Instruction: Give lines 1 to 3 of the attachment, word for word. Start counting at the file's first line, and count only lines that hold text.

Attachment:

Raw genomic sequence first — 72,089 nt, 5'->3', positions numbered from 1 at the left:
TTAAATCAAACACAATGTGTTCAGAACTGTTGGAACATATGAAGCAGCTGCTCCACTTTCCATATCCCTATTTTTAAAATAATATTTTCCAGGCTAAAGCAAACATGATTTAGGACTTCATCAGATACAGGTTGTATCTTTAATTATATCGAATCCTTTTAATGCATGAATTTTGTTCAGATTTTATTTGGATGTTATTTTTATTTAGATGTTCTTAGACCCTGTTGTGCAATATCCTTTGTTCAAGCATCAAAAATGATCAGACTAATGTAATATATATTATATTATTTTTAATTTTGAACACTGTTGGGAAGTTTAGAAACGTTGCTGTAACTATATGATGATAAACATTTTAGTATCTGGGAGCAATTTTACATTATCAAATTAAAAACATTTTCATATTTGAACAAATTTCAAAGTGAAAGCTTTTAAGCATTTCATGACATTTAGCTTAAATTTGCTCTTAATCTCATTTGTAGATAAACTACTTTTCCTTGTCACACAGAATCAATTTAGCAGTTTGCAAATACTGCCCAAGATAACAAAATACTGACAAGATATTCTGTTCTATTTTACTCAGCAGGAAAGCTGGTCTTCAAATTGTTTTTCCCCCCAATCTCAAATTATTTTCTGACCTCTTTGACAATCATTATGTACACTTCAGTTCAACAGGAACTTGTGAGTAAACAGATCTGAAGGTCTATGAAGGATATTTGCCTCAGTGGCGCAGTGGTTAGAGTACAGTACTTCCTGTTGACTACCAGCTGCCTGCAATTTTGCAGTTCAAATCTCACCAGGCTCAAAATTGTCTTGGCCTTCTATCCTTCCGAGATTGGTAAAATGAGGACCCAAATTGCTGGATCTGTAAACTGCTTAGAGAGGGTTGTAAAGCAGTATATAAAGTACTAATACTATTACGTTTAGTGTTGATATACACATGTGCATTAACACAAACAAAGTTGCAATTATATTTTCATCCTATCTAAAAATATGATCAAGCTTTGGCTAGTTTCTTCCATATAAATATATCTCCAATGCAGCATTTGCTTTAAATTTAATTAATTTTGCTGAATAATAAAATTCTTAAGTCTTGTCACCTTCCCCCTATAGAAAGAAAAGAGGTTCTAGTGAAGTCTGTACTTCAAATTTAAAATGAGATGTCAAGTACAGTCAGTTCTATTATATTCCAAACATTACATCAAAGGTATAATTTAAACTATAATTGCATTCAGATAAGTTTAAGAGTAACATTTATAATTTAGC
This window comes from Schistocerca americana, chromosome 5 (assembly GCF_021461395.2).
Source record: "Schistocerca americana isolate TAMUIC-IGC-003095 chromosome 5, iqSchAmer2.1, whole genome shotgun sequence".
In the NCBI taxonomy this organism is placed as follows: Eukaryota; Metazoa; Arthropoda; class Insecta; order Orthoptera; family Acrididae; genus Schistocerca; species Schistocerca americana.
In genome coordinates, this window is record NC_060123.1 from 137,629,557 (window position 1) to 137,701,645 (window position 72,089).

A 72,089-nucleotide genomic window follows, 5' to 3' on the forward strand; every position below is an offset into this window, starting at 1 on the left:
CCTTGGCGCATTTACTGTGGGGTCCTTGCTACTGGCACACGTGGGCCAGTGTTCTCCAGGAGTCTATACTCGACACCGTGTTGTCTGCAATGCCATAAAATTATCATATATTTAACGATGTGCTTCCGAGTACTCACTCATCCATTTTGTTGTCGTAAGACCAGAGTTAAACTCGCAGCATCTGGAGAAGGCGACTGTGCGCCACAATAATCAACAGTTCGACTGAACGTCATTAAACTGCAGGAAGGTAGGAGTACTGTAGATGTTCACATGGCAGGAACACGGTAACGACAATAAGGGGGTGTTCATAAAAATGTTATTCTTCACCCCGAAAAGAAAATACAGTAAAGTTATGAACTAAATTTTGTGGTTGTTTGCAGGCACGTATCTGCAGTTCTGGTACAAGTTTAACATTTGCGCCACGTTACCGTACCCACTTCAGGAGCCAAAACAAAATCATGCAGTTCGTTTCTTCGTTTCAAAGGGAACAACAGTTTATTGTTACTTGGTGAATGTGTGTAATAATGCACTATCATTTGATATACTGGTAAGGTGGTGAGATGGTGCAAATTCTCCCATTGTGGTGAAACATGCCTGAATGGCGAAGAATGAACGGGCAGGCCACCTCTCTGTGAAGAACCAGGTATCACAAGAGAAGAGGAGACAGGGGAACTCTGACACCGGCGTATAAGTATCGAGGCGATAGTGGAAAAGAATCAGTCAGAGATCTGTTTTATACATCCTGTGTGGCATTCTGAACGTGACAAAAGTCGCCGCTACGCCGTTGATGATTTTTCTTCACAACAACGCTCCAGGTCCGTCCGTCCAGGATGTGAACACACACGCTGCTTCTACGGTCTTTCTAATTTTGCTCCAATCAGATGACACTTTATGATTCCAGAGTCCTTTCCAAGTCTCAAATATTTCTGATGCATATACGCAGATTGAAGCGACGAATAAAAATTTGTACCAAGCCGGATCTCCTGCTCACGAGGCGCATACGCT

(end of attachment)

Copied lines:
Raw genomic sequence first — 72,089 nt, 5'->3', positions numbered from 1 at the left:
TTAAATCAAACACAATGTGTTCAGAACTGTTGGAACATATGAAGCAGCTGCTCCACTTTCCATATCCCTATTTTTAAAATAATATTTTCCAGGCTAAAGCAAACATGATTTAGGACTTCATCAGATACAGGTTGTATCTTTAATTATATCGAATCCTTTTAATGCATGAATTTTGTTCAGATTTTATTTGGATGTTATTTTTATTTAGATGTTCTTAGACCCTGTTGTGCAATATCCTTTGTTCAAGCATCAAAAATGATCAGACTAATGTAATATATATTATATTATTTTTAATTTTGAACACTGTTGGGAAGTTTAGAAACGTTGCTGTAACTATATGATGATAAACATTTTAGTATCTGGGAGCAATTTTACATTATCAAATTAAAAACATTTTCATATTTGAACAAATTTCAAAGTGAAAGCTTTTAAGCATTTCATGACATTTAGCTTAAATTTGCTCTTAATCTCATTTGTAGATAAACTACTTTTCCTTGTCACACAGAATCAATTTAGCAGTTTGCAAATACTGCCCAAGATAACAAAATACTGACAAGATATTCTGTTCTATTTTACTCAGCAGGAAAGCTGGTCTTCAAATTGTTTTTCCCCCCAATCTCAAATTATTTTCTGACCTCTTTGACAATCATTATGTACACTTCAGTTCAACAGGAACTTGTGAGTAAACAGATCTGAAGGTCTATGAAGGATATTTGCCTCAGTGGCGCAGTGGTTAGAGTACAGTACTTCCTGTTGACTACCAGCTGCCTGCAATTTTGCAGTTCAAATCTCACCAGGCTCAAAATTGTCTTGGCCTTCTATCCTTCCGAGATTGGTAAAATGAGGACCCAAATTGCTGGATCTGTAAACTGCTTAGAGAGGGTTGTAAAGCAGTATATAAAGTACTAATACTATTACGTTTAGTGTTGATATACACATGTGCATTAACACAAACAAAGTTGCAATTATATTTTCATCCTATCTAAAAATATGATCAAGCTTTGGCTAGTTTCTTCCATATAAATATATCTCCAATGCAGCATTTGCTTTAAATTTAATTAATTTTGCTGAATAATAAAATTCTTAAGTCTTGTCACCTTCCCCCTATAGAAAGAAAAGAGGTTCTAGTGAAGTCTGTACTTCAAATTTAAAATGAGATGTCAAGTACAGTCAGTTCTATTATATTCCAAACATTACATCAAAGGTATAATTTAAACTATAATTGCATTCAGATAAGTTTAAGAGTAACATTTATAATTTAGC
This window comes from Schistocerca americana, chromosome 5 (assembly GCF_021461395.2).